Tuesday, July 26, 2011

Bad Temperament Tests Kill Good Dogs

Dusty is slated for death because she, according to a veterinarian with an advanced degree as well (proof that graduate education does not make one an expert!), serves no "useful" purpose.

You can see the video of the dog's temperament test below, but I wanted to highlight a few things. I don't have a degree in veterinary medicine or animal behavior, so I'm curious why Dr. Katherine Houpt of the Monroe County Animal Control in Michigan missed some obvious behavior cues.

Now if *I* were the observer taking notes, here's what I'd write. I know enough about dog behavior to know that Dr. Houpt is as off base as a human being can get with a dog.

OH MY GOSH DOG IS CUTE! (I'd write this for pretty much all dogs but change the descriptor to spice things up).

Dog enters room: Exhibits normalized, inquisitive behavior in a novel, stimulating room. Tail wagging in a friendly manner, not flagging high, not tucked between legs. Nose and neck are forward, engaging the environment. See picture of curious dog here. Dog appears slightly stressed, as indicated by panting and pinned back ears.

Dog explores room: Dog is curious about room. Although panting, face is relaxed. Dog checks in with individual handling leash, indicating a willingness to engage with people.

Fake hand: Dog has back turned when surprised by fake hand. Dog reacts by turning towards the hand, sniffing, and playfully engaging the hand using both clear, friendly body language (lowered body, soft/relaxed grinning face, eyes not too intense) and interacts using her mouth. The mouth is used softly and not excessively, indicating a dog with bite inhibition but who could use behavior modification around real hands (note: soft hand is very similar to a toy, not a real human hand). Dog is slightly stimulated by interaction with fake hand but is quick to return back to previous behavior. You can note a playful dog in picture 8 here, which is an extreme version of this dog's behavior.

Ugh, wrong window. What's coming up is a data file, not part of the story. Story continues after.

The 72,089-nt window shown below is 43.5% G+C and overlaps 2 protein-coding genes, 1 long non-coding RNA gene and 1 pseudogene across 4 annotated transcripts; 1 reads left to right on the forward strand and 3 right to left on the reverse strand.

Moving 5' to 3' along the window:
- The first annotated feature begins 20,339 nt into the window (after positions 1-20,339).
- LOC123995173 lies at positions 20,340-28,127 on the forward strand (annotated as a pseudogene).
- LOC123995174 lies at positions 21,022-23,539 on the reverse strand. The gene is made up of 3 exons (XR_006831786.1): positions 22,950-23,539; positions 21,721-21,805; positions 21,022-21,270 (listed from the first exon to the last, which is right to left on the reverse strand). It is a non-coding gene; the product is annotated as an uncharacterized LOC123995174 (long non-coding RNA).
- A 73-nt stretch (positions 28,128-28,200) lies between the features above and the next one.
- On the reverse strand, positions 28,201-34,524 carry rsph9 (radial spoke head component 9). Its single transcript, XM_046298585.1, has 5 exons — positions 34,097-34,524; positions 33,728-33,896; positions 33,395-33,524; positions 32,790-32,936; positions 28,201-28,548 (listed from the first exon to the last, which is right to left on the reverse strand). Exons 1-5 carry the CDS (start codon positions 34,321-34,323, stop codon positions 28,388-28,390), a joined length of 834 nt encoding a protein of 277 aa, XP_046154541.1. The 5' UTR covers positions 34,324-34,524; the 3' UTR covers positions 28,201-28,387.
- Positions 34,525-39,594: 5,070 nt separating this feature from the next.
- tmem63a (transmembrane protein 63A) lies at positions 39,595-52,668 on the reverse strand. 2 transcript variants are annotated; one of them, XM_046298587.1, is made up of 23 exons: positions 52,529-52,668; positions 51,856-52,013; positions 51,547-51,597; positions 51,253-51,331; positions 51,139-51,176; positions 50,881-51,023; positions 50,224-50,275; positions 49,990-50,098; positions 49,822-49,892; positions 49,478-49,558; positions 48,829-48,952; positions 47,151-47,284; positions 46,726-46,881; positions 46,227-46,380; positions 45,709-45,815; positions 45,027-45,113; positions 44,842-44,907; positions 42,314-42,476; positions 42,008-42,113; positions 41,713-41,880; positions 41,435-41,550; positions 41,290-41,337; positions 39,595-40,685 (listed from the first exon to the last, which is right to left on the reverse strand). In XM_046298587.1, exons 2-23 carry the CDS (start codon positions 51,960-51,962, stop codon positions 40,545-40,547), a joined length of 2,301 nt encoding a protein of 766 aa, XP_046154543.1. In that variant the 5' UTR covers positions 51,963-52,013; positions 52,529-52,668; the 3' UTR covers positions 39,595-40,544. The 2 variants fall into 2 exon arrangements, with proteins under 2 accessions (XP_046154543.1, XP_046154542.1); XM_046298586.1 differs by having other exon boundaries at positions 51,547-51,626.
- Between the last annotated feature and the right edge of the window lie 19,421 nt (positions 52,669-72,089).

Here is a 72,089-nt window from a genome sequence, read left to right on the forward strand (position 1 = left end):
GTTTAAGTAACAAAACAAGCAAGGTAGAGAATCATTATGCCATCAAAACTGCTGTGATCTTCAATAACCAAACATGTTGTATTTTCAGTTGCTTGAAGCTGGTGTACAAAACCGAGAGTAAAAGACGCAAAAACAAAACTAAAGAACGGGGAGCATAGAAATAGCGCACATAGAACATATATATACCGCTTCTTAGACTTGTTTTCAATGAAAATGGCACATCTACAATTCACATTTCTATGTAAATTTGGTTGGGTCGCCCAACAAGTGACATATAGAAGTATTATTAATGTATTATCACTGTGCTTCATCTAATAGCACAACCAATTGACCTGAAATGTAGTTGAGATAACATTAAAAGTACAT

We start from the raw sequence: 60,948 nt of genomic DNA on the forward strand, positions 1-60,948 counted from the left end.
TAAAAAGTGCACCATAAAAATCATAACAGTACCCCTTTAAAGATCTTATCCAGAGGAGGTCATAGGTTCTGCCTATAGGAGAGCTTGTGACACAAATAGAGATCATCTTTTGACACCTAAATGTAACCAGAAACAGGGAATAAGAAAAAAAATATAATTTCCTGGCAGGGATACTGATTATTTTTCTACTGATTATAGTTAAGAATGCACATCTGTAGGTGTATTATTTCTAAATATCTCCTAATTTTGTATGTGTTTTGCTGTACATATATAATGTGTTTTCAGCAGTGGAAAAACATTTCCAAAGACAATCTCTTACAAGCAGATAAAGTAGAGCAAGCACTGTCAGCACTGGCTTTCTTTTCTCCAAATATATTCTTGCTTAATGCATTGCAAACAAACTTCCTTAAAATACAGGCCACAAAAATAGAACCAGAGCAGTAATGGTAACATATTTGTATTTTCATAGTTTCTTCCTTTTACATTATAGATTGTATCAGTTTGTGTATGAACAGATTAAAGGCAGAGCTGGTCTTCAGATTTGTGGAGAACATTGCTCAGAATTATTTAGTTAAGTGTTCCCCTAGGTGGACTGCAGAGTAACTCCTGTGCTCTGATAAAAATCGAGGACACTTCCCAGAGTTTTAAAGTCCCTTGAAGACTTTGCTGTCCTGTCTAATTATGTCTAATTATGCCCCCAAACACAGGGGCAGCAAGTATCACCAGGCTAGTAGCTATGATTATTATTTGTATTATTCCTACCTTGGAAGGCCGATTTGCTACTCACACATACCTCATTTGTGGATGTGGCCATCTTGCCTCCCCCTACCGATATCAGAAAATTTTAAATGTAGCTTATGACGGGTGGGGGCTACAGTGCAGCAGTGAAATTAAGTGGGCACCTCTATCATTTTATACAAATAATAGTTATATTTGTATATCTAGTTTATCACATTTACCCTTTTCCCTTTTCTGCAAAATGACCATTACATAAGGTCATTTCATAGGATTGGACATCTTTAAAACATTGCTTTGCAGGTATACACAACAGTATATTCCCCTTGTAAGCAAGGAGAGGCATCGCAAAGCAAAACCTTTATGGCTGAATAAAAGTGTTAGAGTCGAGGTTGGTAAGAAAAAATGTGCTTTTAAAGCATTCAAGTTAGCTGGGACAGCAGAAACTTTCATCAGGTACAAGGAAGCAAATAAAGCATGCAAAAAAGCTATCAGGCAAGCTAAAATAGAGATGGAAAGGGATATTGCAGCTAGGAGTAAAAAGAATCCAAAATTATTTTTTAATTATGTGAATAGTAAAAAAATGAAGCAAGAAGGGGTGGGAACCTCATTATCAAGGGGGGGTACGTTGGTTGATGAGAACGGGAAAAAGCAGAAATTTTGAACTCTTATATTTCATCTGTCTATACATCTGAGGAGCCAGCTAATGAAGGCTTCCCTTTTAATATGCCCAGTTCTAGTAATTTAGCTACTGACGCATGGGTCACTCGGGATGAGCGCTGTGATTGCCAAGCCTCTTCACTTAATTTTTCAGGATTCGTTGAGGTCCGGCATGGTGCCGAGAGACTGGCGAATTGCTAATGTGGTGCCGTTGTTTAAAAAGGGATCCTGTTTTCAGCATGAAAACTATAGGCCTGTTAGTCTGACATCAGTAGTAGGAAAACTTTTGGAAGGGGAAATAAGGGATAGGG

Dog engaged with humans: Dog is constantly seeking eye contact with the humans present and is always willing to engage in contact-seeking behavior with people.

Food: Dog is presented with a bowl of food. While eating, dog is stroked by fake hand. Dog's tail is at low mast and wagging in a friendly, semi-excited manner. Fake hand goes into dog's bowl twice, and then pets dog, hand goes in food bowl again, then pets dog again. At no point does dog negatively react to hand by using teeth. The fifth time the hand goes in bowl, dog exhibits semi-frustrated behavior but does not put teeth on hand. Dog exhibits avoidance behavior by walking away from hand and food but maintains a comfortable visage. At no point does dog attempt to redirect frustration onto fake hand or any human present. Dog engage in species appropriate behavior and redirects appropriately.

Doll: Dog sits appropriately to doll. Dog goes into a submissive, playful position when doll approaches, lying flat on the ground, tail wagging. Dog does not jump up or paw at doll. Dog is clearly stimulated and excited but also exhibiting submissive behaviors to doll. Aside from the extremely submissive "lying down" position, dog puts ears back and grins softly. Dog attempts several behaviors towards the doll, including appropriate appeasement face licking behavior.